I learned that sticking to Trex’s well planned out pacing workouts does the trick, except for when one of us decides to break pace and “reel-in” some other runners with whom we were not technically competing since they weren’t even doing the same distance as us.

I learned that Altra Men’s Paradigms sort of fit my feet. Remind me to rant about shoe sizing in a later post.

And most of all I learned that I am very very lucky, fortunate, and grateful to have a wingman like Trex by my side.

Spring Fueling

Although it’s kind of late in the game we’re trying out Spring energy fuel/food as one source of fueling for our first 50 mile race. It was highly recommended by Ginger Runner and overall he and I tend to like the same things. We have the same opinion on the shoes we have in common, the hydration vests etc.

I know the age old wisdom don’t change anything pre-race but we’re 6 weeks out and we have time to test this option out and make sure it agrees with us physically and mentally.

Spring energy gels are ‘real food’ and not just an assortment of sugars. Now I, so far with 2500 miles under my belt and in my belly, get along with pretty much anything. I’ve not done extremes like cake icing and Coke but I’ve tried a vast assortment of fuels out there from Gu’s pure sugar to cheese Quesadillas real food and none of them had disagreed with me in terms of digestion. There are a number that I don’t care for in terms of flavor or texture but I’ve eaten them all without a problem. I’ve also consumed loads of ‘real’ food on long runs and races without any problems.

Spring gels fall into the “let’s take real food and turn it into baby food” in a lot of ways. The primary ingredients are basmati rice, bananas and then some variety of add ons such as coconut oil, coconut water, fruits, peanut butter, honey, chia seeds, citrus and so on.

They have a system for fueling. Pretty much all other fuels I’m aware of in gel format and frankly most of the bar types like Picky and RX are the same basic blends but different flavors. And for some, the ones based on date puree the flavors are so close together for me because they’re all very ‘datey’ that they might as well be the same.

Spring has 5 types of fuel each in one flavor and one drink mix to supplement those. Each type is aimed at one type of output. Pre-race or when you need a boost, long slow burn, caffeine laced for a bit of pep up, recovery etc.

It’s certainly an interesting approach. Flavor wise they’re okay to me. The most popular one, Canaberry so named after Sage Canaday and Strawberries isn’t super fruity to me. It tastes like what it is, pureed rice and banana with some natural sweeteners and a hint of strawberry.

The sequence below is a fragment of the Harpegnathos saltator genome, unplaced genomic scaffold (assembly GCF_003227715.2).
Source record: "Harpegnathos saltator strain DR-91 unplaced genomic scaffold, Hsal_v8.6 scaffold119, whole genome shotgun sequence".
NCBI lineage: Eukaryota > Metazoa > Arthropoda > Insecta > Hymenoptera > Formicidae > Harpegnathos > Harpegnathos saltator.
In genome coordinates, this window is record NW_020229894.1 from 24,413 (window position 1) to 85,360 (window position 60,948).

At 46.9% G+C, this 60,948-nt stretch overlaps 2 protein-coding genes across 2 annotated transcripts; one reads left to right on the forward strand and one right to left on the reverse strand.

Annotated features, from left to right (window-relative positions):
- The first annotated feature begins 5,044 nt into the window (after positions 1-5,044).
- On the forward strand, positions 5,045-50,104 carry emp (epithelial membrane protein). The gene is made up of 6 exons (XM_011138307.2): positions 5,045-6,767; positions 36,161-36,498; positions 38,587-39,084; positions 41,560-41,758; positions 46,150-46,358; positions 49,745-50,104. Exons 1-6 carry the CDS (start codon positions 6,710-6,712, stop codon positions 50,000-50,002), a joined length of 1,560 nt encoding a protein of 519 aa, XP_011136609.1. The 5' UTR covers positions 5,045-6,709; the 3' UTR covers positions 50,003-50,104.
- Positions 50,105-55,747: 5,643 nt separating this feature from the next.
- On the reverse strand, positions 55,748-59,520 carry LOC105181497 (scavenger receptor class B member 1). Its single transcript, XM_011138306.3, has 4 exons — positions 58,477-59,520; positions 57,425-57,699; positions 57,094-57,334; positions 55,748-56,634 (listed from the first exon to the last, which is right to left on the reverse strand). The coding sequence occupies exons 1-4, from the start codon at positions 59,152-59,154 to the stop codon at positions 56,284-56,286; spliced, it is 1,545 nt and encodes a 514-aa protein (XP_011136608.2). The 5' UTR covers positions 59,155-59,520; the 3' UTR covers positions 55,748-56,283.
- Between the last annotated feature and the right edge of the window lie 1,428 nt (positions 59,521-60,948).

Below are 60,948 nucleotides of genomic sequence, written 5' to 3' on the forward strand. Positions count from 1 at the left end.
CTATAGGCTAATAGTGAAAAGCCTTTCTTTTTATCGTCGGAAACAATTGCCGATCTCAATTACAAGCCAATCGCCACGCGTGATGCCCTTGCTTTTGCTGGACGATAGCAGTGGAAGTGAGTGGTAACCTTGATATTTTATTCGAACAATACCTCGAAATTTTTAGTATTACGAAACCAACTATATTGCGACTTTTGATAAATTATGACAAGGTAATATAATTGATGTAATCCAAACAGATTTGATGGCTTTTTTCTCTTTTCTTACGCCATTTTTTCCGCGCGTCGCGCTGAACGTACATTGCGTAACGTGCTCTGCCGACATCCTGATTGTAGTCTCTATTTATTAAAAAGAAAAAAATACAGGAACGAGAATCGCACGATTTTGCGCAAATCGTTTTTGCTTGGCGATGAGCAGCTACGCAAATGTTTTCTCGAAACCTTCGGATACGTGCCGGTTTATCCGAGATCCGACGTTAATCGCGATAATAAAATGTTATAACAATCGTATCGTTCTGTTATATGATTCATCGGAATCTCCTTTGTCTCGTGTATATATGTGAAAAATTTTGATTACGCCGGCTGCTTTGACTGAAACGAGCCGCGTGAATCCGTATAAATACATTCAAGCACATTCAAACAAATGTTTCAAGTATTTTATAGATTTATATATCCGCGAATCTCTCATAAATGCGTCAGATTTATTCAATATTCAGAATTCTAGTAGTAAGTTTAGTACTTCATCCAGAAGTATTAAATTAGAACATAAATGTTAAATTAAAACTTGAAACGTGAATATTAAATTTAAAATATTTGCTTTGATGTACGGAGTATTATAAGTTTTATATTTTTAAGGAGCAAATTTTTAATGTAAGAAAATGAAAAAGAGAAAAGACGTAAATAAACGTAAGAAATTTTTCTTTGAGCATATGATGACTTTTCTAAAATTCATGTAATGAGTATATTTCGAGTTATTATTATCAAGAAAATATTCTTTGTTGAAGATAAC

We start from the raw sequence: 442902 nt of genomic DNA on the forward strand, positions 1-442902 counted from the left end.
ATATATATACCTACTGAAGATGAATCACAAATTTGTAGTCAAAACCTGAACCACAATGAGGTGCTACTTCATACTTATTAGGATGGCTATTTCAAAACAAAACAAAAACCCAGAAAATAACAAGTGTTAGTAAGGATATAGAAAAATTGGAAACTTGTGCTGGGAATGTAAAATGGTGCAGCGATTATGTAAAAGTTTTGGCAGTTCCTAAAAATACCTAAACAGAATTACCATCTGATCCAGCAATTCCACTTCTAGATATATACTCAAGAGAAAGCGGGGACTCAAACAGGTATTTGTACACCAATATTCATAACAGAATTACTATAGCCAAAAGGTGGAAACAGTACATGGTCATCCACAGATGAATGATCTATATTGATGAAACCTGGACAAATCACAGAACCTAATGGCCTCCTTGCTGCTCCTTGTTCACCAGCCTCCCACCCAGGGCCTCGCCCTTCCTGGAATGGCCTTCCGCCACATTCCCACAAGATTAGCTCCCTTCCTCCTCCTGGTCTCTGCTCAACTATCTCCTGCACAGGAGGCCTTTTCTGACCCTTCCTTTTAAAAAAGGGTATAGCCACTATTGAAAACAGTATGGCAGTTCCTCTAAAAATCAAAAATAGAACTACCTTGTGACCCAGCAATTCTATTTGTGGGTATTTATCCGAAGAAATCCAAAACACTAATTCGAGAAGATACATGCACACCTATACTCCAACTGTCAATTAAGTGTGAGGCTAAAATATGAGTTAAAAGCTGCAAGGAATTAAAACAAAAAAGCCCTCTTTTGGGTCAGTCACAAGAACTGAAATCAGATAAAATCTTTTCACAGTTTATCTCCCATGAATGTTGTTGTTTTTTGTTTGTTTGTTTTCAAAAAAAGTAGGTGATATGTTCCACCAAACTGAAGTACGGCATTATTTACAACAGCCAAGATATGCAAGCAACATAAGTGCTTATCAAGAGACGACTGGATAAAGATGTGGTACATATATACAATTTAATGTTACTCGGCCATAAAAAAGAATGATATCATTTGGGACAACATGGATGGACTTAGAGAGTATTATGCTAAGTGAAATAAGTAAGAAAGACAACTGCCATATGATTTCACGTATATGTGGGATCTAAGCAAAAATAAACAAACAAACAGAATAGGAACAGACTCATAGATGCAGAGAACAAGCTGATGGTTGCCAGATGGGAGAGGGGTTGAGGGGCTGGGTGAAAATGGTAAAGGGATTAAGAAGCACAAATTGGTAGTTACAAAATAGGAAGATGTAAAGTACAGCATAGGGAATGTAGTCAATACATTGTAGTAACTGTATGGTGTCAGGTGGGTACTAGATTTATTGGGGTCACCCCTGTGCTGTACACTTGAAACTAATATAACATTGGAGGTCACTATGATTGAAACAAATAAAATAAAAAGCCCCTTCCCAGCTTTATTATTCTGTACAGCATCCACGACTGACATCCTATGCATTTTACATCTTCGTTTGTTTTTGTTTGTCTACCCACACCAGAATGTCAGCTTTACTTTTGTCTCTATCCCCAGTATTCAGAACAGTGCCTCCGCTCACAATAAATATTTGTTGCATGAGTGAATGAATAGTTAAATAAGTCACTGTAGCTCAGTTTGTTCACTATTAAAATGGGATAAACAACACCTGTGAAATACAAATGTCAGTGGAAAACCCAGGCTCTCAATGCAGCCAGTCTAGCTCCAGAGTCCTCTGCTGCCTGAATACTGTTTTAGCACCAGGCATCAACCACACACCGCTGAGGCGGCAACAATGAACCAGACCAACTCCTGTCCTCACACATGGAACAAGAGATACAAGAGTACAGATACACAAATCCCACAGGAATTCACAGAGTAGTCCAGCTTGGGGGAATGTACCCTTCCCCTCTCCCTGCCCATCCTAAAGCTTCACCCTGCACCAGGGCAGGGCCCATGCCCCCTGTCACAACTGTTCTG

I think because they’re kind of bland they may agree with most but I doubt few will actively look forward to them? There’s not going to be a “Yay! It’s been 30 minutes time for another of those delicious yummy gels.” for me at least.

One thing with the Spring fuels though is IMO you really have to make sure you’re consuming enough electrolytes. Their system is balanced and includes their drink mix (which is a peculiar blend of flavors, I’m not yet sure if I like it or I can tolerate it). If you just use the fuels and you’re not ingesting electrolytes some other way then you’re risking getting out of whack on basics.

I plan on using their hydration but I’ll be rotating it with Ultima (Lemondate and Pomegranate) and PediaLyte (Orange) as I like those flavors and feel the mixing things up will help over 50 miles.


Altra Trail 2.0 Shorts (Mens)

Altra Trail 2.0 Shorts

In my seemingly till now never ending quest to find a pair of shorts to go really long in I’ve come across the Altra Trail 2.o Shorts.

I ordered them in the Extra Large (of course) size just on the off chance they would fit.  The official sizing is for a 37 to 41″ waist.   I’m happy to report they fit at the waist just fine for me at 6′-4″ and 240lbs.  YMMV of course.

#GingerRunner likes them and they made his top 5 shorts lists for 2018 and I’ve found over the last couple of years that we tend to have the same opinion on various pieces of gear that we have used in common.

Overall the fit is good, loose but not baggy. Which was a relief.  Although I did buy them from Running Warehouse which has a good return policy.   The waistband is slightly elasticized and there is a drawstring that ties on the outside in the front.  That means no knots, bows or strings inside your shorts to cause a potential chafe point.